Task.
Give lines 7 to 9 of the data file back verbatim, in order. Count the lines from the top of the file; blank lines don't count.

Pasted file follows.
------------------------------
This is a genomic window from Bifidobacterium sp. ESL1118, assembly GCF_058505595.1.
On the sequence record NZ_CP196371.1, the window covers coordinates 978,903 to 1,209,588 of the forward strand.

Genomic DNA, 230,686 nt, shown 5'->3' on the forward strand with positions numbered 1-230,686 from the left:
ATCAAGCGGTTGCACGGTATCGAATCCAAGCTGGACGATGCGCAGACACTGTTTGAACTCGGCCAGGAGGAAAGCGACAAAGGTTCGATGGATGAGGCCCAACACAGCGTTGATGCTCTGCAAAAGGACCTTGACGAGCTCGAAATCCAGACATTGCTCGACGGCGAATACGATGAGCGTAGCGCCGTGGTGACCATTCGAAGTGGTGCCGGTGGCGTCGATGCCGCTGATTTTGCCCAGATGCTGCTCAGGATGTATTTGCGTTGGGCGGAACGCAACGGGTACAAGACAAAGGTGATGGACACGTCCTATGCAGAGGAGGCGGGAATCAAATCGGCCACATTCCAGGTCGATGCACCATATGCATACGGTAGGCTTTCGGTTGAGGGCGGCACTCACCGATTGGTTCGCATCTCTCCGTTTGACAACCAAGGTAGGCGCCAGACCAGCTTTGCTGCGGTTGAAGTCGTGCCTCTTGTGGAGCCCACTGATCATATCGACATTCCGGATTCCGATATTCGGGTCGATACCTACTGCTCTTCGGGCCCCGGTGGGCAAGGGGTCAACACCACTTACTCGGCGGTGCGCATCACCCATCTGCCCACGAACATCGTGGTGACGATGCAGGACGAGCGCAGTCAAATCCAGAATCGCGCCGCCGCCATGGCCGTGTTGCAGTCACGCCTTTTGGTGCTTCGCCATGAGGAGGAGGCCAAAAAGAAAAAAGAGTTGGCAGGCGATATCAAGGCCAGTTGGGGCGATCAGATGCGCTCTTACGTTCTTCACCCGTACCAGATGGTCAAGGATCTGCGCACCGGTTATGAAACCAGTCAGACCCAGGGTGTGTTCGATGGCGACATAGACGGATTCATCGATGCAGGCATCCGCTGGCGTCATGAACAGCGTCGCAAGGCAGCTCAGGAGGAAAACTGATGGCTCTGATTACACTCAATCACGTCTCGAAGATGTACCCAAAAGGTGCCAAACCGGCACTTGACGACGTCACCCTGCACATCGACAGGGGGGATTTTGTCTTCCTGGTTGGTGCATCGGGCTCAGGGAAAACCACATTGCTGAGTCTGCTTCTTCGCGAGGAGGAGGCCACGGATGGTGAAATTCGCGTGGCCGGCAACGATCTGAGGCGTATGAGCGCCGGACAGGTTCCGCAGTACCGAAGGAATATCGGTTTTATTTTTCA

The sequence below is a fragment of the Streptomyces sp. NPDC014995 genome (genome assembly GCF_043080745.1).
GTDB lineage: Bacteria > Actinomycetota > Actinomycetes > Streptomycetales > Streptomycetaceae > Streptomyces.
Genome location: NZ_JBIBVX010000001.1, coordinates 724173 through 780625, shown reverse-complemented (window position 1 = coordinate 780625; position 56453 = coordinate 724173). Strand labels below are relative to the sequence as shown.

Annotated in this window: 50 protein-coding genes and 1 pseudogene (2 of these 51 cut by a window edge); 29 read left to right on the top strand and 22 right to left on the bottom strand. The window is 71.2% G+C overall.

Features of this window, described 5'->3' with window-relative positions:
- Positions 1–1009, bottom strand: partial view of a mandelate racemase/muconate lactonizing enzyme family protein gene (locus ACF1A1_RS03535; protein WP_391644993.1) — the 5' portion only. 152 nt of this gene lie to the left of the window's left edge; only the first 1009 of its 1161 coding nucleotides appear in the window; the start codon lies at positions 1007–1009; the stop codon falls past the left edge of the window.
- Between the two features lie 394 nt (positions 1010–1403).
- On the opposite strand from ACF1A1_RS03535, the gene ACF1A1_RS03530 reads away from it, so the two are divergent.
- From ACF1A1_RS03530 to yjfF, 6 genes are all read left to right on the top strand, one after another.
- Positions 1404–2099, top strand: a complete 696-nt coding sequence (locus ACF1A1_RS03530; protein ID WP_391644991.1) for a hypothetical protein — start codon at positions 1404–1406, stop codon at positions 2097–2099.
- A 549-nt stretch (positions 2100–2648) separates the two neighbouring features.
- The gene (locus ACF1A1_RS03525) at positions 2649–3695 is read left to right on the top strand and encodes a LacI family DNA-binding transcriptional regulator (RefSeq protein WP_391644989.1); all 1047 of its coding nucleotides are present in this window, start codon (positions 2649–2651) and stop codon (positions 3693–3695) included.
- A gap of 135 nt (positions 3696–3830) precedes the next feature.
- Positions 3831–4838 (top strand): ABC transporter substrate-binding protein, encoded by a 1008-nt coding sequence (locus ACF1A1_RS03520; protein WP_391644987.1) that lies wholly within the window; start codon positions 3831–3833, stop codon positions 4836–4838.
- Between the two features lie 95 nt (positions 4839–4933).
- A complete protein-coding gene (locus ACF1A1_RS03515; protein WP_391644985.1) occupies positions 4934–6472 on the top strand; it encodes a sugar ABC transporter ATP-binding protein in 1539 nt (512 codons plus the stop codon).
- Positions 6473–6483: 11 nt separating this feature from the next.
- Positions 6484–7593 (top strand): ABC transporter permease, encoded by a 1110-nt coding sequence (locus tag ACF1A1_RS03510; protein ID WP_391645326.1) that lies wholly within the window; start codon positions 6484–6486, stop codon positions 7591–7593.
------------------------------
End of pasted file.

Genome location: NZ_JBIBVX010000001.1, coordinates 724173 through 780625, shown reverse-complemented (window position 1 = coordinate 780625; position 56453 = coordinate 724173). Strand labels below are relative to the sequence as shown.

Annotated in this window: 50 protein-coding genes and 1 pseudogene (2 of these 51 cut by a window edge); 29 read left to right on the top strand and 22 right to left on the bottom strand. The window is 71.2% G+C overall.

Features of this window, described 5'->3' with window-relative positions: